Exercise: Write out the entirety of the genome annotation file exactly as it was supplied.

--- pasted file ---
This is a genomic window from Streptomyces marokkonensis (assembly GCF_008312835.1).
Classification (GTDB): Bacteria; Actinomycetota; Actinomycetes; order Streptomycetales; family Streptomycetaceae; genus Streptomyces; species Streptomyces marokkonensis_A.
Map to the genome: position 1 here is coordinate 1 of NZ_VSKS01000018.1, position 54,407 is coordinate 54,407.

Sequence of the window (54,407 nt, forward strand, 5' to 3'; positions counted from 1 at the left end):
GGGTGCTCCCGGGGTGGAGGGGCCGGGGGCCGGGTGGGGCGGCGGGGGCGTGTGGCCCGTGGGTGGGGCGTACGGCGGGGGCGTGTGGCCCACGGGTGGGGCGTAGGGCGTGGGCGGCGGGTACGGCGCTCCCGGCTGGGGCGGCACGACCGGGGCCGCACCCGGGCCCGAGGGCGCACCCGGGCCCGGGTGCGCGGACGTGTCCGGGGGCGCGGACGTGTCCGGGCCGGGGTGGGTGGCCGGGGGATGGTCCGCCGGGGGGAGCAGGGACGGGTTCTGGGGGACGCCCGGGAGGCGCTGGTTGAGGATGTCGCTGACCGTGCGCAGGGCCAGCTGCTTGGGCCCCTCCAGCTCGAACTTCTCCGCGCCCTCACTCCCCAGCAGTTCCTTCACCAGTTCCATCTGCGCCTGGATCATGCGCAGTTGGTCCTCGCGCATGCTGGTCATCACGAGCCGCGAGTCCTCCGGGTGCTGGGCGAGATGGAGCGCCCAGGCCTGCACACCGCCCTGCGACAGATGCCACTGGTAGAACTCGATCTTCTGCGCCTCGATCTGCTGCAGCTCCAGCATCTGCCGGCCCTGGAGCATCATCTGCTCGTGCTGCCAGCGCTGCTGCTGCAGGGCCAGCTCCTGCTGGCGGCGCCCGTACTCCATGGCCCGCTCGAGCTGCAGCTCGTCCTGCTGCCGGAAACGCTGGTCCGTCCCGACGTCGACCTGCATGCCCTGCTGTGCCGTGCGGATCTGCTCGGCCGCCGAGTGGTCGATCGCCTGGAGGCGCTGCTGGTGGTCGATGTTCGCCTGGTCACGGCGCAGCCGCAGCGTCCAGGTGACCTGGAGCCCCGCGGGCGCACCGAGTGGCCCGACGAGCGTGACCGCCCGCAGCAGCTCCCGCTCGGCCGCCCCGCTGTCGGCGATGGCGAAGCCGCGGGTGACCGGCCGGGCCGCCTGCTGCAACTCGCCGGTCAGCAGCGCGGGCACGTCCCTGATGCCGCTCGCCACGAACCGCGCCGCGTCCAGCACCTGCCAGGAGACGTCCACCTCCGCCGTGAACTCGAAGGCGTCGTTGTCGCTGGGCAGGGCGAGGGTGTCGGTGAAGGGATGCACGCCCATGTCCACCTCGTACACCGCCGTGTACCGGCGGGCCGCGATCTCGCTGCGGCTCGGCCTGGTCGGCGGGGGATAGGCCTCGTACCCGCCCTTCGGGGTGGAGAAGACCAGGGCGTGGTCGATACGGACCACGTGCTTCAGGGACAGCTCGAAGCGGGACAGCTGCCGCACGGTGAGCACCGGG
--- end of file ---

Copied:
This is a genomic window from Streptomyces marokkonensis (assembly GCF_008312835.1).
Classification (GTDB): Bacteria; Actinomycetota; Actinomycetes; order Streptomycetales; family Streptomycetaceae; genus Streptomyces; species Streptomyces marokkonensis_A.
Map to the genome: position 1 here is coordinate 1 of NZ_VSKS01000018.1, position 54,407 is coordinate 54,407.

Sequence of the window (54,407 nt, forward strand, 5' to 3'; positions counted from 1 at the left end):
GGGTGCTCCCGGGGTGGAGGGGCCGGGGGCCGGGTGGGGCGGCGGGGGCGTGTGGCCCGTGGGTGGGGCGTACGGCGGGGGCGTGTGGCCCACGGGTGGGGCGTAGGGCGTGGGCGGCGGGTACGGCGCTCCCGGCTGGGGCGGCACGACCGGGGCCGCACCCGGGCCCGAGGGCGCACCCGGGCCCGGGTGCGCGGACGTGTCCGGGGGCGCGGACGTGTCCGGGCCGGGGTGGGTGGCCGGGGGATGGTCCGCCGGGGGGAGCAGGGACGGGTTCTGGGGGACGCCCGGGAGGCGCTGGTTGAGGATGTCGCTGACCGTGCGCAGGGCCAGCTGCTTGGGCCCCTCCAGCTCGAACTTCTCCGCGCCCTCACTCCCCAGCAGTTCCTTCACCAGTTCCATCTGCGCCTGGATCATGCGCAGTTGGTCCTCGCGCATGCTGGTCATCACGAGCCGCGAGTCCTCCGGGTGCTGGGCGAGATGGAGCGCCCAGGCCTGCACACCGCCCTGCGACAGATGCCACTGGTAGAACTCGATCTTCTGCGCCTCGATCTGCTGCAGCTCCAGCATCTGCCGGCCCTGGAGCATCATCTGCTCGTGCTGCCAGCGCTGCTGCTGCAGGGCCAGCTCCTGCTGGCGGCGCCCGTACTCCATGGCCCGCTCGAGCTGCAGCTCGTCCTGCTGCCGGAAACGCTGGTCCGTCCCGACGTCGACCTGCATGCCCTGCTGTGCCGTGCGGATCTGCTCGGCCGCCGAGTGGTCGATCGCCTGGAGGCGCTGCTGGTGGTCGATGTTCGCCTGGTCACGGCGCAGCCGCAGCGTCCAGGTGACCTGGAGCCCCGCGGGCGCACCGAGTGGCCCGACGAGCGTGACCGCCCGCAGCAGCTCCCGCTCGGCCGCCCCGCTGTCGGCGATGGCGAAGCCGCGGGTGACCGGCCGGGCCGCCTGCTGCAACTCGCCGGTCAGCAGCGCGGGCACGTCCCTGATGCCGCTCGCCACGAACCGCGCCGCGTCCAGCACCTGCCAGGAGACGTCCACCTCCGCCGTGAACTCGAAGGCGTCGTTGTCGCTGGGCAGGGCGAGGGTGTCGGTGAAGGGATGCACGCCCATGTCCACCTCGTACACCGCCGTGTACCGGCGGGCCGCGATCTCGCTGCGGCTCGGCCTGGTCGGCGGGGGATAGGCCTCGTACCCGCCCTTCGGGGTGGAGAAGACCAGGGCGTGGTCGATACGGACCACGTGCTTCAGGGACAGCTCGAAGCGGGACAGCTGCCGCACGGTGAGCACCGGG